12. David Neumark & Harry Holzer, 2000. "Assessing Affirmative Action," Journal of Economic Literature, American Economic Association, vol. 38(3), pages 483-568, September.
    13. Marianne Bertrand & Sendhil Mullainathan, 2004. "Are Emily and Greg More Employable Than Lakisha and Jamal? A Field Experiment on Labor Market Discrimination," American Economic Review, American Economic Association, vol. 94(4), pages 991-1013, September.
    14. Coate, Stephen & Loury, Glenn C, 1993. "Will Affirmative-Action Policies Eliminate Negative Stereotypes?," American Economic Review, American Economic Association, vol. 83(5), pages 1220-1240, December.
    15. Black, Dan A, 1995. "Discrimination in an Equilibrium Search Model," Journal of Labor Economics, University of Chicago Press, vol. 13(2), pages 309-333, April.
    16. Burdett, Kenneth & Judd, Kenneth L, 1983. "Equilibrium Price Dispersion," Econometrica, Econometric Society, vol. 51(4), pages 955-969, July.
    17. Burdett, Kenneth & Mortensen, Dale T, 1998. "Wage Differentials, Employer Size, and Unemployment," International Economic Review, Department of Economics, University of Pennsylvania and Osaka University Institute of Social and Economic Research Association, vol. 39(2), pages 257-273, May.
    18. Bisping, Timothy O & Fain, James R, 2000. "Job Queues, Discrimination, and Affirmative Action," Economic Inquiry, Western Economic Association International, vol. 38(1), pages 123-135, January.
    Full references (including those not matched with items on IDEAS)

    Citations

    Citations are extracted by the CitEc Project, subscribe to its RSS feed for this item.
    as


    Cited by:

    1. Akyol, Metin & Neugart, Michael & Pichler, Stefan, 2015. "A tradable employment quota," Labour Economics, Elsevier, vol. 36(C), pages 48-63.

    More about this item

    Keywords

    Search model Wage dispersion Discrimination Equal-pay policy;

    JEL classification:

    • J41 - Labor and Demographic Economics - - Particular Labor Markets - - - Labor Contracts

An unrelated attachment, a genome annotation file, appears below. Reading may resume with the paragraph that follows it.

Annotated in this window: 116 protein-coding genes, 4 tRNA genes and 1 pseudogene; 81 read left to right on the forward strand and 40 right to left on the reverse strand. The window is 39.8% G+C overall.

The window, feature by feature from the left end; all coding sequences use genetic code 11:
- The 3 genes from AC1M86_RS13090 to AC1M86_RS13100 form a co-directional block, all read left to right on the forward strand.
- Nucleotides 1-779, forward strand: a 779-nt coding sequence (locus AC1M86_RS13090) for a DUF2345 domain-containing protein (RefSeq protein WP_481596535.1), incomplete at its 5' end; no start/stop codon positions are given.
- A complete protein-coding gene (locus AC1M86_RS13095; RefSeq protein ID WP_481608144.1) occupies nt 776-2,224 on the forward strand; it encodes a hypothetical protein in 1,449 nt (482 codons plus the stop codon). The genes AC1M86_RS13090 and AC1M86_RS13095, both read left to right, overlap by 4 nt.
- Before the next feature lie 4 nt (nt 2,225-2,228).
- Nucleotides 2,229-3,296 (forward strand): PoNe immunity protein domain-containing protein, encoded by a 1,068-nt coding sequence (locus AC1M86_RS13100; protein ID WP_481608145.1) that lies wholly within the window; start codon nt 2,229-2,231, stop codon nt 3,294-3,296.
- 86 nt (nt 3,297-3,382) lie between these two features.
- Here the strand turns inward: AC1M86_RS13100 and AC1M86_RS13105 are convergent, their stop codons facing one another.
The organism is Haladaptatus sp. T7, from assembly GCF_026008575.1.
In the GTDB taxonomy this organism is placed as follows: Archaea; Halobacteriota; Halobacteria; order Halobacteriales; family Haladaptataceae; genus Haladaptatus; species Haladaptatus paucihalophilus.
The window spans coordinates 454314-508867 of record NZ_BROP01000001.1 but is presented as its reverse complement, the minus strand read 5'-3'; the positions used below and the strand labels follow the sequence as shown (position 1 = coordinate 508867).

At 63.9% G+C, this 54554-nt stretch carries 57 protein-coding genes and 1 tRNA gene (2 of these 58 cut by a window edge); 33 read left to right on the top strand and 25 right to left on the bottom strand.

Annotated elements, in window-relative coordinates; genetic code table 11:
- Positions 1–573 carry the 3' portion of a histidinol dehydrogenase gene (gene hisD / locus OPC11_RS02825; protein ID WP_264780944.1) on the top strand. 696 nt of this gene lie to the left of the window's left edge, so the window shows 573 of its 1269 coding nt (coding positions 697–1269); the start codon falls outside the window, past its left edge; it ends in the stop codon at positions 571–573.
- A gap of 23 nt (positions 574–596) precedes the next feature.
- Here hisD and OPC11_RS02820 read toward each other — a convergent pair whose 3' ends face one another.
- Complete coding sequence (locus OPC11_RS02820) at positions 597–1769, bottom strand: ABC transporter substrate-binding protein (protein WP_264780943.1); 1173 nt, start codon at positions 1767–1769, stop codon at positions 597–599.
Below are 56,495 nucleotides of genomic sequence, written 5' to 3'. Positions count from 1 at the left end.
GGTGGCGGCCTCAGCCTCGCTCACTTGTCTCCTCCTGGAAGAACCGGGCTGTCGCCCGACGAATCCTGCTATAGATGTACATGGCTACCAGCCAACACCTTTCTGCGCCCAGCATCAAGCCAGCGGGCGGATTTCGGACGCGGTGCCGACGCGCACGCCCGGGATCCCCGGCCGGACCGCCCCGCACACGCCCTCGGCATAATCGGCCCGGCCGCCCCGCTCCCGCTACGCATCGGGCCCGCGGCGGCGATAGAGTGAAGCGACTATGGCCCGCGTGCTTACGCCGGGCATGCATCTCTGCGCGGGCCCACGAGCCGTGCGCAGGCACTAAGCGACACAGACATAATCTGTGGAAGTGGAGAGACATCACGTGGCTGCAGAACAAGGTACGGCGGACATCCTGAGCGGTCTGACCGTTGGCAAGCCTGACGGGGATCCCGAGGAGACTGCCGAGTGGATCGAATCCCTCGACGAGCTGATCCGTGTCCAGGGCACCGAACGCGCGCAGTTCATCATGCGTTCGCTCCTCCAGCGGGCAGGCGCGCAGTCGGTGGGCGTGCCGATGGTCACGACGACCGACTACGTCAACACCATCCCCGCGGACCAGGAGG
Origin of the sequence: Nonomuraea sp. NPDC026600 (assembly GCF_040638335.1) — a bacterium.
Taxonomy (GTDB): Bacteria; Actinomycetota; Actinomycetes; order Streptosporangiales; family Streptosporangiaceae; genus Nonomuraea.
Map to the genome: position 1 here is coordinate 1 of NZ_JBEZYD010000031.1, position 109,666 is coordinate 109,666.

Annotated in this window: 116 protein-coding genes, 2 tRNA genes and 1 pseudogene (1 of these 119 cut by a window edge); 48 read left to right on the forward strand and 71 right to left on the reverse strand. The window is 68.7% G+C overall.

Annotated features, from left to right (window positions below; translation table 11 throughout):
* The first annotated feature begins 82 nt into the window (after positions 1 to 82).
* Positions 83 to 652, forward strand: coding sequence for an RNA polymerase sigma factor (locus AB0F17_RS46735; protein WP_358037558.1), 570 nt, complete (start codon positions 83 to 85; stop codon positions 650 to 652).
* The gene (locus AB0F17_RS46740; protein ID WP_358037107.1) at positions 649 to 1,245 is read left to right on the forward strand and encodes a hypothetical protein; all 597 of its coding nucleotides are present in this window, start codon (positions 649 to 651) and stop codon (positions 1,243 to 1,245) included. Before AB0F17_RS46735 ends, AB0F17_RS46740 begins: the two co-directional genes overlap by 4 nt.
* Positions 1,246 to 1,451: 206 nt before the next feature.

• J71 - Labor and Demographic Economics - - Labor Discrimination - - - Hiring and Firing
    • J78 - Labor and Demographic Economics - - Labor Discrimination - - - Public Policy (including comparable worth)

    Statistics

    Access and download statistics

    Corrections

    All material on this site has been provided by the respective publishers and authors. You can help correct errors and omissions. When requesting a correction, please mention this item's handle: RePEc:eee:labeco:v:17:y:2010:i:4:p:699-709. See general information about how to correct material in RePEc.

    For technical questions regarding this item, or to correct its authors, title, abstract, bibliographic or download information, contact: (Dana Niculescu). General contact details of provider: http://www.elsevier.com/locate/labeco .

    If you have authored this item and are not yet registered with RePEc, we encourage you to do it here. This allows to link your profile to this item. It also allows you to accept potential citations to this item that we are uncertain about.

    If CitEc recognized a reference but did not link an item in RePEc to it, you can help with this form .

    If you know of missing items citing this one, you can help us creating those links by adding the relevant references in the same way as above, for each refering item. If you are a registered author of this item, you may also want to check the "citations" tab in your RePEc Author Service profile, as there may be some citations waiting for confirmation.

    Please note that corrections may take a couple of weeks to filter through the various RePEc services.

    IDEAS is a RePEc service hosted by the Research Division of the Federal Reserve Bank of St. Louis . RePEc uses bibliographic data supplied by the respective publishers.